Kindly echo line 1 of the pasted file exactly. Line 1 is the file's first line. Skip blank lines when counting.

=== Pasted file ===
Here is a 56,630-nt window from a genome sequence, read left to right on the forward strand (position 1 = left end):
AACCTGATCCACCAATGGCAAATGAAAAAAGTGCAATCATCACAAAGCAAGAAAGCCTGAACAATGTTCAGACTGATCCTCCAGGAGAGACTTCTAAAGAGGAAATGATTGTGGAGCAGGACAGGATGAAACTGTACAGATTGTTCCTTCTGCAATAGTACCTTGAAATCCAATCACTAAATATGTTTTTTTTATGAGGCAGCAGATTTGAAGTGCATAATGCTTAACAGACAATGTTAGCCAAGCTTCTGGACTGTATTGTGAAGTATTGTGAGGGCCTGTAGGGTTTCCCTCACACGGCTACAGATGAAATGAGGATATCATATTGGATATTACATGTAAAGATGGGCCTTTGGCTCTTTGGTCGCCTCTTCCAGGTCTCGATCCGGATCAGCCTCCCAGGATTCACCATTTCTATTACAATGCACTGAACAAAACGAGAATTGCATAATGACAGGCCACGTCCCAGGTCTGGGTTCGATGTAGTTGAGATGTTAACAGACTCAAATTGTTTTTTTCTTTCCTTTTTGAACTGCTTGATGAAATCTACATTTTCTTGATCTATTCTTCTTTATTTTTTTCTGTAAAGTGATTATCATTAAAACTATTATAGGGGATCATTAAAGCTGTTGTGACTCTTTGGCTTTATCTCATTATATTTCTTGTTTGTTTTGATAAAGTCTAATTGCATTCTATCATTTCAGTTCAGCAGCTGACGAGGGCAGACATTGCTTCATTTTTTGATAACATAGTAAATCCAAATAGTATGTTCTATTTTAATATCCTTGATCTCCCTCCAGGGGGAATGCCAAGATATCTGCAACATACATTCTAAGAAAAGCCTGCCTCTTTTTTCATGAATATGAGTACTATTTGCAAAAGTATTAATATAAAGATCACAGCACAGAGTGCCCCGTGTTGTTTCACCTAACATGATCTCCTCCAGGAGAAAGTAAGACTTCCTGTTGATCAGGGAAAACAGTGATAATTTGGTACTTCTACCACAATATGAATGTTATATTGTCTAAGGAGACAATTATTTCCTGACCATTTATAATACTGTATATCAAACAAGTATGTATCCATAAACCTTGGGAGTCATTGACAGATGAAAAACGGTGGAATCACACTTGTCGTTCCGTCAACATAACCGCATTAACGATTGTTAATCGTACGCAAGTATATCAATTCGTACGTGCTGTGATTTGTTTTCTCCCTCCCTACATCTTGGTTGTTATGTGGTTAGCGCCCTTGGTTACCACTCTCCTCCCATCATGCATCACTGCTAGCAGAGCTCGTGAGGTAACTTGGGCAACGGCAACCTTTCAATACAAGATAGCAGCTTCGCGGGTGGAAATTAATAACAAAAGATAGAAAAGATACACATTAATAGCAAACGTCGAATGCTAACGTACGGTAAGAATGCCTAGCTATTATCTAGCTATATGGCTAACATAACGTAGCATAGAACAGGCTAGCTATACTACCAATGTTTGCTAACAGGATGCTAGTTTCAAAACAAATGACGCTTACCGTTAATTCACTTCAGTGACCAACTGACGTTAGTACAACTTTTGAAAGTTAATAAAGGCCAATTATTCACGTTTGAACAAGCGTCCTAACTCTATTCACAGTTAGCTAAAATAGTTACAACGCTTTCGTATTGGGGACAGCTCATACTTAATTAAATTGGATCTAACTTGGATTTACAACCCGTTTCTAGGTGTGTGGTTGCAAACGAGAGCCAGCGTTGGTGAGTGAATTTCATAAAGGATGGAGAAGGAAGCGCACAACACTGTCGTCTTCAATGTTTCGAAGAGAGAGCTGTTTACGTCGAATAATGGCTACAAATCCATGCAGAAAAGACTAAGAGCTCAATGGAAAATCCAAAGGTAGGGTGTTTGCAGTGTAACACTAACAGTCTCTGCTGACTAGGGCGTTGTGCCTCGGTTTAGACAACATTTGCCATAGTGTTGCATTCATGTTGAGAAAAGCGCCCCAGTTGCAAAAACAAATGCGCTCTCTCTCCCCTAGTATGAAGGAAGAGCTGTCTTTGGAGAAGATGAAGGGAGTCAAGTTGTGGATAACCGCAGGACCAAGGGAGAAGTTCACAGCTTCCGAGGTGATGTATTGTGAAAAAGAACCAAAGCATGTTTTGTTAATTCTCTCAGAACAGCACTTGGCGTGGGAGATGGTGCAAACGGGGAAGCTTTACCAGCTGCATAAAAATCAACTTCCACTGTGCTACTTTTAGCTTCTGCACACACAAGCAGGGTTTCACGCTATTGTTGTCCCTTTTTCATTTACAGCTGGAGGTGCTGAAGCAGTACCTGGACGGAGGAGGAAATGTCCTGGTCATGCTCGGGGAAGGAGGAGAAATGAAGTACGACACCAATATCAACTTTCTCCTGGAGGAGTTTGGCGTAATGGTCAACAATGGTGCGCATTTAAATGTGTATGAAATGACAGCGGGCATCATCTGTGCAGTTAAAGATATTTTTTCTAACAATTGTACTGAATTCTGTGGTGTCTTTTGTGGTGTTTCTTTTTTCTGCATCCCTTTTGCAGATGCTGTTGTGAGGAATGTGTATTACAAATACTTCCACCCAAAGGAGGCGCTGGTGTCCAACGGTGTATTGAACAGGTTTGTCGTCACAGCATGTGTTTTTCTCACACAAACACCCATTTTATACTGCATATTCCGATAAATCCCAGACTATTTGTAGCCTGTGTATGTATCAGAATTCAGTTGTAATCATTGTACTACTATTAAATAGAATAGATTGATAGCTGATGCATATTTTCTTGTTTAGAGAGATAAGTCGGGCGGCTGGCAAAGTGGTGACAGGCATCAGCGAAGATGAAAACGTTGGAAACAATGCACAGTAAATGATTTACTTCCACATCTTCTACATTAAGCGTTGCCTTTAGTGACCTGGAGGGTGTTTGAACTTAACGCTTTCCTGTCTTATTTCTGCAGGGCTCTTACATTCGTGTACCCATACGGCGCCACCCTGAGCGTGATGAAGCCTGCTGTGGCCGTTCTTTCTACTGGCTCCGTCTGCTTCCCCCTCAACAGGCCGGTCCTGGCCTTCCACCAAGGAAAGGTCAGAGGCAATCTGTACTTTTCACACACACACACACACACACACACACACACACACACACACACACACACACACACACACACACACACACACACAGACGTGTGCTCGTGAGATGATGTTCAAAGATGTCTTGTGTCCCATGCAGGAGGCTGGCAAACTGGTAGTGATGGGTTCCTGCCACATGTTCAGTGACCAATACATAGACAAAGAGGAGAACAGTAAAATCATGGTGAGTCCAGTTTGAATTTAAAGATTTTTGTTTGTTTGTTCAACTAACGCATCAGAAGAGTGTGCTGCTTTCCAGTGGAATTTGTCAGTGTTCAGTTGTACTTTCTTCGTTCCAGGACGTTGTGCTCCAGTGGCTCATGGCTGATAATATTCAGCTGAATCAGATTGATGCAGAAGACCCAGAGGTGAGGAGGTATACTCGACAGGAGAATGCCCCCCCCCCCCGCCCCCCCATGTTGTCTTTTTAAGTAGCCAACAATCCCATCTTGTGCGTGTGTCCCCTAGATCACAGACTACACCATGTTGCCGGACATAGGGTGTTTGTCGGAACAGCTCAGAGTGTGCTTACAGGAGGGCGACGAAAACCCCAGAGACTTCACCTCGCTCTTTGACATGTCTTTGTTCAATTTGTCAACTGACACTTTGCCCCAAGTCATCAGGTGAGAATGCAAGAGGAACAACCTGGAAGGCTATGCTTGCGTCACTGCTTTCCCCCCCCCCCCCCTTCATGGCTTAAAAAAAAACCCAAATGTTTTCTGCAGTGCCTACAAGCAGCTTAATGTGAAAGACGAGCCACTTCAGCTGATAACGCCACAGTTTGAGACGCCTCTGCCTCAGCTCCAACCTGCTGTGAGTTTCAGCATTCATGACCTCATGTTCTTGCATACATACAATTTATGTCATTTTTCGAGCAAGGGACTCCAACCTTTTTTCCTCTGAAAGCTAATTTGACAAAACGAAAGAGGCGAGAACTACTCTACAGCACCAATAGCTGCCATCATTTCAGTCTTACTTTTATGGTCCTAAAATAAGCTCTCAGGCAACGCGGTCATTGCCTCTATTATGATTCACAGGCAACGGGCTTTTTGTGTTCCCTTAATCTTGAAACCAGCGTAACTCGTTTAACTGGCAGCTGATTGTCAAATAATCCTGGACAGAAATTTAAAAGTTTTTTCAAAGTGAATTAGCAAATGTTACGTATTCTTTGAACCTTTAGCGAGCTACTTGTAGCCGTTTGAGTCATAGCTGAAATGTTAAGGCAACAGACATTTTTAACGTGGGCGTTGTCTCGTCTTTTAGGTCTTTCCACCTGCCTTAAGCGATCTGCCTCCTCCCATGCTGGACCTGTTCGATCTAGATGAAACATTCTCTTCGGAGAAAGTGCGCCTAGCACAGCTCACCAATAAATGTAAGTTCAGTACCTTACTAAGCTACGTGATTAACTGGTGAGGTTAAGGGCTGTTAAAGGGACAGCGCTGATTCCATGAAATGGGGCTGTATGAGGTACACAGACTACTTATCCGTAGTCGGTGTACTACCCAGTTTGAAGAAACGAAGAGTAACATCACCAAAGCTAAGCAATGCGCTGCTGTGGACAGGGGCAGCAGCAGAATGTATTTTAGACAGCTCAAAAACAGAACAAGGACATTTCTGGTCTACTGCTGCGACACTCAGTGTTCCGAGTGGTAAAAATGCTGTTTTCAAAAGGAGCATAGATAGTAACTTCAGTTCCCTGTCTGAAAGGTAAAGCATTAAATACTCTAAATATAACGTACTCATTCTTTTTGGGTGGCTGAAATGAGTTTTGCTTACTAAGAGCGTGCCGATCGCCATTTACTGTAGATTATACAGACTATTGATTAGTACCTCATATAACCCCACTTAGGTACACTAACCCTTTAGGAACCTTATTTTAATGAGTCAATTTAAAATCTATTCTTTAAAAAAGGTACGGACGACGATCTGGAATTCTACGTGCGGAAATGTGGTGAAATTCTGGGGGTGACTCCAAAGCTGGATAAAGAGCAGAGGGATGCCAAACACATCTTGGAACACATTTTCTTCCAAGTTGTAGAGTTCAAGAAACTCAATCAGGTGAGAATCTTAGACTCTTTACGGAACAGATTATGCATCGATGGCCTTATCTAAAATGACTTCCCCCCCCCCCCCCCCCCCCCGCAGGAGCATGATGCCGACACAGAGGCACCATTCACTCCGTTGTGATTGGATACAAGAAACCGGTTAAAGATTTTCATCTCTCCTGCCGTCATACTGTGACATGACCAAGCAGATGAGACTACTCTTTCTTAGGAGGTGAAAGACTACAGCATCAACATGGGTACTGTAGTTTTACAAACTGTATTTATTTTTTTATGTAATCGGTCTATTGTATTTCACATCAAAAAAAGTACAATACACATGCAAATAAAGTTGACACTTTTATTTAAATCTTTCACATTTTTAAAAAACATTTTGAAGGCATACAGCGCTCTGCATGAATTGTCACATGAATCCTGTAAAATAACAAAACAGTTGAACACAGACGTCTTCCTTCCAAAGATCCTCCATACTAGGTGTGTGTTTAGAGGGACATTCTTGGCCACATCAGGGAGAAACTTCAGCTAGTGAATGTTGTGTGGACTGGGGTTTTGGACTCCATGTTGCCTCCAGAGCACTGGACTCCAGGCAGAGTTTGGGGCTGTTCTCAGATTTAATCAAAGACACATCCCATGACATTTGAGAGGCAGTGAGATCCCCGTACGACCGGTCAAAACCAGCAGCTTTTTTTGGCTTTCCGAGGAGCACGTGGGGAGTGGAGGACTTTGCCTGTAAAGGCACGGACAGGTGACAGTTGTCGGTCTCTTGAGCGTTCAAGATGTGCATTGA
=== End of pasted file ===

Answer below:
Here is a 56,630-nt window from a genome sequence, read left to right on the forward strand (position 1 = left end):